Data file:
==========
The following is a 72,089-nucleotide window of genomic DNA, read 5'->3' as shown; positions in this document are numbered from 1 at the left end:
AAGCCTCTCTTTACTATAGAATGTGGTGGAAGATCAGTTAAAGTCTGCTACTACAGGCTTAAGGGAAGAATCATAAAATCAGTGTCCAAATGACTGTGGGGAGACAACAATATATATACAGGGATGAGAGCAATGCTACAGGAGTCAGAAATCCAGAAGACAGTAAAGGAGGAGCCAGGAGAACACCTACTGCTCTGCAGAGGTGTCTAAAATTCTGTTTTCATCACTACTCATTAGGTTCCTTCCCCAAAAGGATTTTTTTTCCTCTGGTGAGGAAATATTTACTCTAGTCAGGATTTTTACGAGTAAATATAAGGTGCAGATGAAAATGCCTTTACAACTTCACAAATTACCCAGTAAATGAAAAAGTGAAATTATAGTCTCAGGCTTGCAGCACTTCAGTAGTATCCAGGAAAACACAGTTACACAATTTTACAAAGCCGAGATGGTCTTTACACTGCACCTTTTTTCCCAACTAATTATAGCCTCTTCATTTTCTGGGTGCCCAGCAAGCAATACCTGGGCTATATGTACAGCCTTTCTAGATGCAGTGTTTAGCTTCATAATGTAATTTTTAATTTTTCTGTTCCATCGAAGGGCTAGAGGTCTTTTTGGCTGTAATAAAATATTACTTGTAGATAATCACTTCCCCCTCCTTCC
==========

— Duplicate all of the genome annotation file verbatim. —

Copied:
The following is a 72,089-nucleotide window of genomic DNA, read 5'->3' as shown; positions in this document are numbered from 1 at the left end:
AAGCCTCTCTTTACTATAGAATGTGGTGGAAGATCAGTTAAAGTCTGCTACTACAGGCTTAAGGGAAGAATCATAAAATCAGTGTCCAAATGACTGTGGGGAGACAACAATATATATACAGGGATGAGAGCAATGCTACAGGAGTCAGAAATCCAGAAGACAGTAAAGGAGGAGCCAGGAGAACACCTACTGCTCTGCAGAGGTGTCTAAAATTCTGTTTTCATCACTACTCATTAGGTTCCTTCCCCAAAAGGATTTTTTTTCCTCTGGTGAGGAAATATTTACTCTAGTCAGGATTTTTACGAGTAAATATAAGGTGCAGATGAAAATGCCTTTACAACTTCACAAATTACCCAGTAAATGAAAAAGTGAAATTATAGTCTCAGGCTTGCAGCACTTCAGTAGTATCCAGGAAAACACAGTTACACAATTTTACAAAGCCGAGATGGTCTTTACACTGCACCTTTTTTCCCAACTAATTATAGCCTCTTCATTTTCTGGGTGCCCAGCAAGCAATACCTGGGCTATATGTACAGCCTTTCTAGATGCAGTGTTTAGCTTCATAATGTAATTTTTAATTTTTCTGTTCCATCGAAGGGCTAGAGGTCTTTTTGGCTGTAATAAAATATTACTTGTAGATAATCACTTCCCCCTCCTTCC